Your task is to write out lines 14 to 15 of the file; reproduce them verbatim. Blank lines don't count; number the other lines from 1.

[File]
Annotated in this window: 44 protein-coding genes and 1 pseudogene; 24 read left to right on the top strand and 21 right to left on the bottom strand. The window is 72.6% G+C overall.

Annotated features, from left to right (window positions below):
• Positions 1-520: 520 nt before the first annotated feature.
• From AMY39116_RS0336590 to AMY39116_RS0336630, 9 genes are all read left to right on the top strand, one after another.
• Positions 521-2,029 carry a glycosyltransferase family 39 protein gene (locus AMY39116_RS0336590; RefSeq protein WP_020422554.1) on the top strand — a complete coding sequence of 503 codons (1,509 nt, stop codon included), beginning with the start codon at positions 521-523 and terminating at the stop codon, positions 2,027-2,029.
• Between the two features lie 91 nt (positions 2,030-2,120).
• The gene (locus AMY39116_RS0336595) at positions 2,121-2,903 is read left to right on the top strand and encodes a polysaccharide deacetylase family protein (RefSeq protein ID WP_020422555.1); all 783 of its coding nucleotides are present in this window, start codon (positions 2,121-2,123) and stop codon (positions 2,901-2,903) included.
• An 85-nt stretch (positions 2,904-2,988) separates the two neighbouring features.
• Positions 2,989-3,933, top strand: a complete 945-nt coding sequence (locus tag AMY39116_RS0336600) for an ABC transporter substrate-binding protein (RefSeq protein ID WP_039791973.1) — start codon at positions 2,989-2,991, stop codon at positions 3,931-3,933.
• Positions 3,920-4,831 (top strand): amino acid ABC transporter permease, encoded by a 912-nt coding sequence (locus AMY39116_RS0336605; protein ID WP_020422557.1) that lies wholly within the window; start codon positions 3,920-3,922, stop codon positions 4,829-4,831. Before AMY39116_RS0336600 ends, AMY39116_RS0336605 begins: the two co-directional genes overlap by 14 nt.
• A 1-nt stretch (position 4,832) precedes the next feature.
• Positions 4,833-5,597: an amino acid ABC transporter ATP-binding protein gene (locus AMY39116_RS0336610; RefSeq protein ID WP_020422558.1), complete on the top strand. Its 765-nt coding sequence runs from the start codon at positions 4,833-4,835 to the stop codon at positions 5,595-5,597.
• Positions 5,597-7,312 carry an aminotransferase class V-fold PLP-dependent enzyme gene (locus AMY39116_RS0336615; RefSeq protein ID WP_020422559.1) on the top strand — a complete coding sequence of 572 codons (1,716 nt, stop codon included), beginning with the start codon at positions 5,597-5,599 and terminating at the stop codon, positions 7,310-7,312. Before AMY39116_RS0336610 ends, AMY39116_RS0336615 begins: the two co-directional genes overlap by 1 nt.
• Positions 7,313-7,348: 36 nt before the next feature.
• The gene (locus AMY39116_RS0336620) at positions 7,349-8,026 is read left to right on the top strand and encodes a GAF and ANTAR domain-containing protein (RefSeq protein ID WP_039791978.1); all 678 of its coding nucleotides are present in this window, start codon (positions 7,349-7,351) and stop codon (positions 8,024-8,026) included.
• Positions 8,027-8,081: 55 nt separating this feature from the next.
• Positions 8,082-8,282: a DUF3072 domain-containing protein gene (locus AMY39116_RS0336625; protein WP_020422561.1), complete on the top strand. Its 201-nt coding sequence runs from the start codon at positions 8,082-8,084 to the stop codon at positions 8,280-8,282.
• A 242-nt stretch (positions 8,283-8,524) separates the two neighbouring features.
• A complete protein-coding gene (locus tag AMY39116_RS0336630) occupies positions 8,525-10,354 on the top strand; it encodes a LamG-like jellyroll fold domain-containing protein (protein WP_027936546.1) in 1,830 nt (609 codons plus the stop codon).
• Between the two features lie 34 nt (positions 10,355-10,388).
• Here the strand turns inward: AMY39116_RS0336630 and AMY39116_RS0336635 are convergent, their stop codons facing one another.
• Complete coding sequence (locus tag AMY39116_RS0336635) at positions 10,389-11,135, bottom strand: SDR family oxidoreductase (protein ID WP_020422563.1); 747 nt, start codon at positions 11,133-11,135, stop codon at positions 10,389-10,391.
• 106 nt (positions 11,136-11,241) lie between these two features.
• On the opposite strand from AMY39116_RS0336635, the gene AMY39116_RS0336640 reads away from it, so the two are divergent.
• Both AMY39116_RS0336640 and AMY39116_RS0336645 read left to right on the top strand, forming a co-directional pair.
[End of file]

• Positions 7,313-7,348: 36 nt before the next feature.
• The gene (locus AMY39116_RS0336620) at positions 7,349-8,026 is read left to right on the top strand and encodes a GAF and ANTAR domain-containing protein (RefSeq protein ID WP_039791978.1); all 678 of its coding nucleotides are present in this window, start codon (positions 7,349-7,351) and stop codon (positions 8,024-8,026) included.